Ashraf Hamza, director of ‘Bheemante Vazhi’, says he draws inspiration from regular folk leading regular lives
Director Ashraf Hamza is straightforward when it comes to the kind of films he wants to make. “I want to tell a story that can be told simply; one that at eight out of 10 people in a gathering would listen to,” he says. He sees himself as a storyteller. Bheemante Vazhi, which was released on December 3, is one such story about a group of people in a village trying to negotiate a problem.
His first film was Thamasha (2019) about a man fighting baldness and a woman who is not bothered by what people thinks about her weight. The characters are imperfect, regular folk dealing with insecurities and complexes.
Such regular folk and their stories are his ‘comfort zone’ and the point of reference is always life. He says, “These are easily accessible. I write stories about people I know and circumstances that I am familiar with.”
The writer of Bheemante Vazhi is Chemban Vinod Jose, friend, actor and producer [co-producer of this film too]. Their friendship goes back to 2016 when he came to Kochi with writer-director-lyricist Muhsin Parari from Malappuram. Moving in the same cinema circles brought them closer.
Chemban, Ashraf says, is a very visual storyteller whose stories are laden with details. “When he recounts an incident, he doesn’t miss anything. These could be about an everyday thing, but listening to him narrate is absorbing. And Bheemante Vazhi is culled from his many stories.” Chemban wrote the script of the now-iconic Angamaly Diaries. He had also prodded Ashraf into making Thamasha.
The cast members of Bheemante… too are drawn largely from that circle of friends. A surprise choice is actor Jinu Jose as Kosthep, a pivotal character in the film.
“Actually Chemban suggested Jinu for Kosthep’s role and I immediately agreed. We were confident that he would deliver, and he has. Jinu is flexible as an actor and he didn’t disappoint.” Shaped by his relationship with his friends, Ashraf draws confidence and strength from them.
Equally surprising is casting Kunchacko Boban as ‘Bheeman’. Kunchacko is considered a gentleman in the industry and by the roles he has essayed. The lecherous Bheeman is a departure, “Chemban and I met him for another project. During the conversation, Bheemante… came up. Chackochan expressed an interest in this film and Bheeman’s character. In my opinion, he is picking roles in the kind of films he wants to watch [as audience].”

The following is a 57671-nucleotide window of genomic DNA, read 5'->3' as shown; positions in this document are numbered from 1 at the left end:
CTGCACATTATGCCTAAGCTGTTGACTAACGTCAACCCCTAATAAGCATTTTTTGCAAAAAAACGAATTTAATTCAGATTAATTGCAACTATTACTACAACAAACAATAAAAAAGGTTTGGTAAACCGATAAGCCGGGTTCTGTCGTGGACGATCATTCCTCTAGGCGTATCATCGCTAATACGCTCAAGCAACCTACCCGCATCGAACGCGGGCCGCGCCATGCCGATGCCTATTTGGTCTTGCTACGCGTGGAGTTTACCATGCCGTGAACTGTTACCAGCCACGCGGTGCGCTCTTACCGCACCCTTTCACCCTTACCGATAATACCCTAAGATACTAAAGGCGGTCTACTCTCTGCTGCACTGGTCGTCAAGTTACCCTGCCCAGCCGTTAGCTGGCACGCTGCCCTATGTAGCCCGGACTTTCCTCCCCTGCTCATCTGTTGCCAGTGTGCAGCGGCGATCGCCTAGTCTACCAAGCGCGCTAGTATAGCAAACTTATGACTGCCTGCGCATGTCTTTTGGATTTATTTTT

The hook of the story is how transparent the people in it are, he says. “We all have certain thoughts, which we would never share with the world unlike the people in the film. Bheeman is also like that, as are the others.”
Since he mentions being comfortable with the familiar, the story of Bheemante… is located in and around Kochi where Chemban is from. While Ashraf hails from Malappuram. So, how did he find his comfort zone?
“Yes, but the film was shot in and around Ponnani, very close to where I belong. So there was the comfort of familiar geography. I know the life there — what daybreak is like and the activities during the course of the day. Art director Akhil Raj has done a great job of creating the location on a vacant plot.” The crew was looking for an area with narrow paths and a railway track. The crew used to call it ‘Filmcity’ as art director Akhil Raj built the entire town there. Since the story is about a road (vazhi), the crew was hunting for a location near a railway track and a water body, and so settled on Ponnani.
Choosing to release this film that does not feature many big stars close on the heels of the massive Mohanlal-starrer Marakkar – Arabikkadalinte Simham would not have been without its risks. But, Ashraf is confident. “There are people who showed their love for my first film, Thamasha… I trust them now too,” he signs off.